Once again, a memorable evening at The Bell. Monks Kirby yesterday, with some fine musical performances from Sly Old Dogs and Friends and the usual robust chorus singing. With the added bonus of a belly-busting platter of sausages and roast potatoes provided for the audience by mine host and Spoon player extraordinaire, Paco. I'll miss him and the Family when he finally retires!
I had thought that with it being a long weekend, and some performers being at Shrewsbury Festival, it might have been a quieter than usual night. How wrong I was. Usually, as I drive to and from my village to The Monk, across Warwickshire's tortuous and deserted Northern Corniche, I meet only a moth and the occasional rabbit. En route last night, I met not only one, but TWO oncoming vehicles. In this part of Warwickshire, that is virtually a traffic jam.
Inside, the room was gratifyingly full. I could see that Colin, Martyn and Richard were missing from the Sly Old Dogs usual line-up, but the incomparable Dublin Legend Mr. Sean Cannon was already settled. Later my Soul Buddy John Kearney would arrive, and added to the SODs strongly traditional repertoire, this would lend an undeniably Irish theme to events as the night unfolded.
As well as the usual regulars, I got talking to a friendly crowd of young folk who had driven all the way over from Leicester and Loughborough to sample the hospitality there.They were most impressed. One of them has already joined Nuneaton Folk Club's Facebook Page, hungry for more, and they will definitely be returning to MK. They liked the eclectic cross-section of music and the free cuisine. ( I'd already been out for a Family Nosh-up at Turpins, on the A444, so had no more room for not even one sausage. Bloody typical!).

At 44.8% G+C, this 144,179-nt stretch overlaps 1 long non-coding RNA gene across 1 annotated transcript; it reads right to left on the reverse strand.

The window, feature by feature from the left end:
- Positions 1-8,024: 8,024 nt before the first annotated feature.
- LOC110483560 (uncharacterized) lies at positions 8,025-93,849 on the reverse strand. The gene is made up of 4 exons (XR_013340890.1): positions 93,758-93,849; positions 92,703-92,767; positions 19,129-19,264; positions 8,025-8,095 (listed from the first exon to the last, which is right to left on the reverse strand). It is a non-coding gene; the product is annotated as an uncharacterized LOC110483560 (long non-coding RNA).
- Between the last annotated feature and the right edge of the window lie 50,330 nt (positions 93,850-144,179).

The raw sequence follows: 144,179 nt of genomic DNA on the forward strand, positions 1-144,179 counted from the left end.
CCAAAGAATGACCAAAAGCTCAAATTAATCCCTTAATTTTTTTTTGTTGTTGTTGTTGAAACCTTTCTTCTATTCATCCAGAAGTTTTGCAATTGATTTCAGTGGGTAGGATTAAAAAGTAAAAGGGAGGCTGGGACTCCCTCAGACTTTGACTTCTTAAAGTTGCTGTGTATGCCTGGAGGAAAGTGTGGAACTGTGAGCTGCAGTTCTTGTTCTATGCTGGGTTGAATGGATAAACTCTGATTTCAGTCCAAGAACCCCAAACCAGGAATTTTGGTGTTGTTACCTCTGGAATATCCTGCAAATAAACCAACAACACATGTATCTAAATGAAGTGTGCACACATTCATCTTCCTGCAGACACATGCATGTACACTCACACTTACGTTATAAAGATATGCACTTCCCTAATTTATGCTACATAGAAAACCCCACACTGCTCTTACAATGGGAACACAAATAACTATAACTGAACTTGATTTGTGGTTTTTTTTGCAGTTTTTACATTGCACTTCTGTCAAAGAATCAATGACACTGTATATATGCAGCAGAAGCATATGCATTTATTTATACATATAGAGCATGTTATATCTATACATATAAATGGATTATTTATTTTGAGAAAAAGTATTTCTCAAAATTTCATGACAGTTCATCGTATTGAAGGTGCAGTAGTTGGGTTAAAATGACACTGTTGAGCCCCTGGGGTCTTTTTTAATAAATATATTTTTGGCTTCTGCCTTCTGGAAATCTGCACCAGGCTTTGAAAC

Sean was Sean, and as well as singing a few tear jerkers about the Old Country, he took us down on The Bayou with Jambilyah, and to Spain, with a song which had Paco and quite a few audience members singing along emotionally, as if their Tortillas were leaking, or their Chaps were giving them gyp.
|Sean Cannon on a shirt and with a fan at Monks Kirby last night.|
The Dogs were in fine fettle, other than the joke telling, which elicited the usual audience groans. One of the ones John Mac told was surely handed on to him by the builders at Stonehenge? Paul Kelly and Bob Brooker treated us to both self penned and traditional songs, and I particularly liked Nigel Ward's instrumental segue of "Dawn Chorus/Jabet's Ash."
John Kearney got everyone joining in with his inimitable version of "Downtown", and the "Irish Gospel"(!!) song he often starts his own solo set with-" Come Lay Your Burden Down." Cheryl took us off to Marrakesh on the express, and bravely included a long instrumental during which you could have heard a plectrum drop.
Pete Willow kindly gave me the slot after Sean each time round, so no pressure there,then. I hurriedly dropped the plan to give "When I Get To The Border," a first airing, and did "John Ball" and " Shine On" instead. (Good call). For my third contribution, fellow Mac Awe John Kearney joined me, in a MoT set favourite " All Over Now." Given the strong Celtic flavour which was emerging, I introduced it as a Bobby O'Womack song.
There were several highlights, but for me, The Sly Old Dog's ribald and increasingly frantic version of "Whiskey In The Jar" was probably the most memorable one. It just got faster and faster. The tables were pounding, and Paco was beginning to struggle with keeping up on Spoons, as Pete and JK's fingers became a veritable blur. When the Sods are in this kind of mood, they really are...Top Dog. Live music, well sung and expertly performed on a Sunday evening, with a large and well-fed audience. You can't beat it.